Trending Personality: Gita Gopinath’s views on global growth and the risk of tightening FED policy

Trending Personality: Gita Gopinath’s views on global growth and the risk of tightening FED policy

by 5paisa Research Team Last Updated: Jan 27, 2022, 03:10 PM IST

The IMF has slashed India's growth projection by 0.5% for 2022 to 9%.

Gopinath — the first female Chief Economist in IMF history—has a proven track record in leading analytically rigorous work on a broad range of issues. In this article, we will go through some of her points discussed in a recent interview regarding the global economic outlook, the implications of the Fed policy tightening, and India’s growth projection for 2022.

According to the IMF World Economic Outlook update for January, global growth is expected to moderate from 5.9 in 2021 to 4.4% in 2022 — half a percentage point lower for 2022 than in the October World Economic Outlook (WEO), largely reflecting forecast markdowns in the two largest economies – the United States and China. Gita explains that there are very different factors behind the downgrades for the United States and China. For the United States, it is lower fiscal support and a turn in monetary policy, apart from supply disruptions that have lasted longer than expected that have together brought a 1.2 percentage-points downward revision. Whereas, pandemic-induced disruptions related to the zero-tolerance COVID-19 policy and protracted financial stress among property developers have induced a 0.8 percentage-point downgrade in China.

Coming to the implications of the Fed tightening for global markets and emerging economies, Gopinath said that should the rise in rates be faster than expected, it would result in excessive turbulence and costs shooting up all around the world, and this will have an impact on many emerging and developing economies. She explained that as compared to 2013-14, several countries have more foreign exchange reserves and do not rely heavily on foreign currency borrowing. But on the other hand, some countries have large external financing needs, that are borrowing in dollars, and these are particularly susceptible.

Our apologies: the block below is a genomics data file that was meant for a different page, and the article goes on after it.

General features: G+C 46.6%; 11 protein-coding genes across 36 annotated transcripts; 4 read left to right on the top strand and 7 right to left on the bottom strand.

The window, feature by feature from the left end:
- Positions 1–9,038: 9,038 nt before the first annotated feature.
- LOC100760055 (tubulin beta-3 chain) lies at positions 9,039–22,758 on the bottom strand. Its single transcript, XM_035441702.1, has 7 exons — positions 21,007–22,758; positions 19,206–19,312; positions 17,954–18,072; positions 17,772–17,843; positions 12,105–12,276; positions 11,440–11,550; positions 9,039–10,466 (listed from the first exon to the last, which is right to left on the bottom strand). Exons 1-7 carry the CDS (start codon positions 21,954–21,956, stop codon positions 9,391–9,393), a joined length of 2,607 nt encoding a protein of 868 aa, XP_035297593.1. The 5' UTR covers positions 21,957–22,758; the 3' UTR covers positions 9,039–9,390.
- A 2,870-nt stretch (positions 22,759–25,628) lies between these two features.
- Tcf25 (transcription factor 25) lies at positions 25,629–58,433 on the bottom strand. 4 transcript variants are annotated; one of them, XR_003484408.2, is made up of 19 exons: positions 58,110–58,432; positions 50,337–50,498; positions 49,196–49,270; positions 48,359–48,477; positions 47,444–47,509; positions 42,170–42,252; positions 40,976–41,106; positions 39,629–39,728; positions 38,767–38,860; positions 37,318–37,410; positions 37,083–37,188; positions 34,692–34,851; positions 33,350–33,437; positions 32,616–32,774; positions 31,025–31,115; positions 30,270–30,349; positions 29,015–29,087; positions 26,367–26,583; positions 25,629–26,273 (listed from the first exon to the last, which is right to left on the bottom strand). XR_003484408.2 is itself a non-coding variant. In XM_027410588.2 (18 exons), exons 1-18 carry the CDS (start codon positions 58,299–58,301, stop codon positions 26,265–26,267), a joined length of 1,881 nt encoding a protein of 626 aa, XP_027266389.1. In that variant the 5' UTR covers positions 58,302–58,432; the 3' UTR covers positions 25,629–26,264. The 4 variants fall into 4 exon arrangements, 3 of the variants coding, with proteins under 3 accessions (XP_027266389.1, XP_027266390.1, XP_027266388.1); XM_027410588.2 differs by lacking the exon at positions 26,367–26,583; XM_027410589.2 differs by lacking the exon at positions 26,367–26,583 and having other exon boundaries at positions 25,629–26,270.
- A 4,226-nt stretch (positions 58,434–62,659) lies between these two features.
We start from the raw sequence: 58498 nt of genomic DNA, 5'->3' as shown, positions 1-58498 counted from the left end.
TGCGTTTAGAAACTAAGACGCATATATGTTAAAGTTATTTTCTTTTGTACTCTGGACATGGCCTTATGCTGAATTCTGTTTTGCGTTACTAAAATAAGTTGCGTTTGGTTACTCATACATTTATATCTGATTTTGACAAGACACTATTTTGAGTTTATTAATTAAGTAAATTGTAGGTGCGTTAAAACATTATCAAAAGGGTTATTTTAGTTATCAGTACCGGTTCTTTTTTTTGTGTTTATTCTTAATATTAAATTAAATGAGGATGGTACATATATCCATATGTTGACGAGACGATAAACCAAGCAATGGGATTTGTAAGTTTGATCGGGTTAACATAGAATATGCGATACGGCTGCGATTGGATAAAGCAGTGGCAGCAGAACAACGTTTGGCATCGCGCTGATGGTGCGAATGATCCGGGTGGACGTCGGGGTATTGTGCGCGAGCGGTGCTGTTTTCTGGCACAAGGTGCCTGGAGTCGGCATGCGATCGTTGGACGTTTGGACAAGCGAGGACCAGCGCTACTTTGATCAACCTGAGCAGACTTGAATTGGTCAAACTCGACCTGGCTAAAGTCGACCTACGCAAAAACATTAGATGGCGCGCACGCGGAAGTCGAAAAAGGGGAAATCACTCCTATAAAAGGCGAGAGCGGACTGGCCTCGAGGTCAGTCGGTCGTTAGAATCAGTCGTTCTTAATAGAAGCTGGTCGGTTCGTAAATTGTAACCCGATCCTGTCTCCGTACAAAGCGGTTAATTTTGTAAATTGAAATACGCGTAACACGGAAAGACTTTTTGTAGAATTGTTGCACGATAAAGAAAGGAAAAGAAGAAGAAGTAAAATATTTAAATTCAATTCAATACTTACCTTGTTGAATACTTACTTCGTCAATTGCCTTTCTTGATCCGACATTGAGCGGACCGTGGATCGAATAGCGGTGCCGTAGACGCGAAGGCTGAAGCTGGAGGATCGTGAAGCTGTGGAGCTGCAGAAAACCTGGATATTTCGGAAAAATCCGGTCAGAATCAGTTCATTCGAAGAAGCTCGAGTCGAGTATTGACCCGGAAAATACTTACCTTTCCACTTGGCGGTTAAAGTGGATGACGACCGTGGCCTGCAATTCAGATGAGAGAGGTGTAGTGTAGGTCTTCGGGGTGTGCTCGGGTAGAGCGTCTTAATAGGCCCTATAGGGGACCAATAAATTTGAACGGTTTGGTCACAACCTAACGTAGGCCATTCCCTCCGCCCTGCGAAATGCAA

Finally, speaking on IMF’s cut on India's growth projection for 2022 to 9% from 9.5%, Gita said that the small downgrade was because of Omicron and its concentration in the first quarter of this calendar year. This has resulted in the postponing of the expected recovery this year and the IMF upgrading the growth figure by 0.5% in the fiscal year 2022-23 instead. She went on to say that the stress in the Indian financial sector is somewhat less than last year, and that is a positive in terms of the recovery. However, there still exists a challenging environment within India and globally, given monetary policy tightening in the U.S. and its implications for interest rates, alongside energy prices which could shoot up some more. All of these could be challenges for India.

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